UK finance minister to meet North Sea execs on windfall tax

Britain's Chancellor of the Exchequer Jeremy Hunt walks at Downing Street in London
Britain's Chancellor of the Exchequer Jeremy Hunt walks at Downing Street in London, Britain, November 17, 2022. REUTERS/Toby Melville/File Photo

LONDON, Dec 7 (Reuters) - British finance minister Jeremy Hunt will meet leaders of North Sea oil and gas producers on Friday to discuss the government's windfall tax, three industry sources told Reuters on Wednesday.

Hunt last month announced plans to boost the Energy Profits Levy (EPL) on oil and gas companies from 25% to 35%, bringing the total taxes on the sector to 75%, one of the highest rates in the world.

The government said the levy would raise funds to help people struggling with increased living costs, largely driven by energy prices that surged after energy exporter Russia invaded Ukraine in February.

Friday's meeting, which will be held in either Aberdeen or Edinburgh, will be attended by senior representatives from more than a dozen North Sea producers inlcuding BP (BP.L) and Shell (SHEL.L) as well as industry bodies, according to a list seen by Reuters.

A Treasury source confirmed Hunt would meet oil and gas executives this week. Senior officials from the Department for Business, Energy and Industrial Strategy (BEIS) would also attend, the sources said.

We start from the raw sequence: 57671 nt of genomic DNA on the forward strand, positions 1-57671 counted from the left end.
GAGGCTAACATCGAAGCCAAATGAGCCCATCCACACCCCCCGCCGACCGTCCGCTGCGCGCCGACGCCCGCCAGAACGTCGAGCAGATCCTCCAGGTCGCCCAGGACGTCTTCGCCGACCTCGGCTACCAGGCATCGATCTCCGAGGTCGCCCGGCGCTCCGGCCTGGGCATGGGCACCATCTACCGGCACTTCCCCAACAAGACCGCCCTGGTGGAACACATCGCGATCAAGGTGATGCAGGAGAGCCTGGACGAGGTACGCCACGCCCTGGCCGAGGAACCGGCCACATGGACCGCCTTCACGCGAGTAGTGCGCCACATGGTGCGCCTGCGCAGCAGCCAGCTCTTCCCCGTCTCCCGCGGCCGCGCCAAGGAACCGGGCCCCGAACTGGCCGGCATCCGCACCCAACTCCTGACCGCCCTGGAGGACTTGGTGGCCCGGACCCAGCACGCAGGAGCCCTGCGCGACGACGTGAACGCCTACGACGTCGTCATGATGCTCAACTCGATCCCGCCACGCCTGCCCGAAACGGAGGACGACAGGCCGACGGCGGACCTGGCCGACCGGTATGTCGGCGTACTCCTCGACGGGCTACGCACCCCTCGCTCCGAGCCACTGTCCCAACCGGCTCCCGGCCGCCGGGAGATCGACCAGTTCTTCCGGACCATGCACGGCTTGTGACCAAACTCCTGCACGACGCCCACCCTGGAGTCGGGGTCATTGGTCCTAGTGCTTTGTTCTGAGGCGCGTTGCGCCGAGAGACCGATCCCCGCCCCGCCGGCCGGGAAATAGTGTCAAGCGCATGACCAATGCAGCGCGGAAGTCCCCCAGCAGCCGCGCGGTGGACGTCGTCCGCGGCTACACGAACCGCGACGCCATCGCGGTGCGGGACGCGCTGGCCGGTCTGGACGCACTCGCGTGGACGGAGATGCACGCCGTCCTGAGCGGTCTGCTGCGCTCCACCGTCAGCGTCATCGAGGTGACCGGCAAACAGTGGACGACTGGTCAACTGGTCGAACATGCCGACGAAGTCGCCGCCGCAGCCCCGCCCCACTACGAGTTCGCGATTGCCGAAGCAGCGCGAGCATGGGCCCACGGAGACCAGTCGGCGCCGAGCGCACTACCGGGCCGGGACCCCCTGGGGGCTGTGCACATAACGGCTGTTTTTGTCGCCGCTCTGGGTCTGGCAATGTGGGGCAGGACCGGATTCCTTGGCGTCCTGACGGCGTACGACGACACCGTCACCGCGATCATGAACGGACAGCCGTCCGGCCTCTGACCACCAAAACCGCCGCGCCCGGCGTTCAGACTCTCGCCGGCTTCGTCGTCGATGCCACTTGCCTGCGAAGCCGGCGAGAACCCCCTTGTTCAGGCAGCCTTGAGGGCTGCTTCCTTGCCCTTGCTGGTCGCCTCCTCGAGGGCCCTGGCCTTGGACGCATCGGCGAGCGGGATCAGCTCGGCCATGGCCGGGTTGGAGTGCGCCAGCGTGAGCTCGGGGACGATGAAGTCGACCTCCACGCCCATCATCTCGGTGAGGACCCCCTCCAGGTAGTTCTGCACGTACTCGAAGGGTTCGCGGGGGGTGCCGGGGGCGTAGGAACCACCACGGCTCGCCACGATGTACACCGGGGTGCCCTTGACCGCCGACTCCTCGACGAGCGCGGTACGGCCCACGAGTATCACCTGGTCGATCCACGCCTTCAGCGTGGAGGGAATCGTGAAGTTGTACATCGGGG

Shell and BP declined to comment. BEIS did not immediately respond to a request for comment.

Oil and gas industry executives warned that the new tax risked a flight of capital from the ageing basin at a time when the government is trying to increase Britain's energy security.

Executives have urged the government to introduce a price floor to the EPL to allow stable investments.

Benchmark Brent oil prices traded below $80 a barrel, the lowest since January and far below a spike well above $100 shortly after the Ukraine war began. Natural gas prices remain above their historical average .

Reporting by Ron Bousso and Shadia Nasralla; Editing by Alex Richardson and Nick Macfie

Our Standards: The Thomson Reuters Trust Principles.

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Ron has covered since 2014 the world’s top oil and gas companies, focusing on their efforts to shift into renewables and low carbon energy and the sector's turmoil during the COVID-19 pandemic and following Russia's invasion of Ukraine. He has been named Reporter of the Year in 2014 and 2021 by Reuters. Before Reuters, Ron reported on equity markets in New York in the aftermath of the 2008 financial crisis after covering conflict and diplomacy in the Middle East for AFP out of Israel.

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Writes about the intersection of corporate oil and climate policy. Has reported on politics, economics, migration, nuclear diplomacy and business from Cairo, Vienna and elsewhere.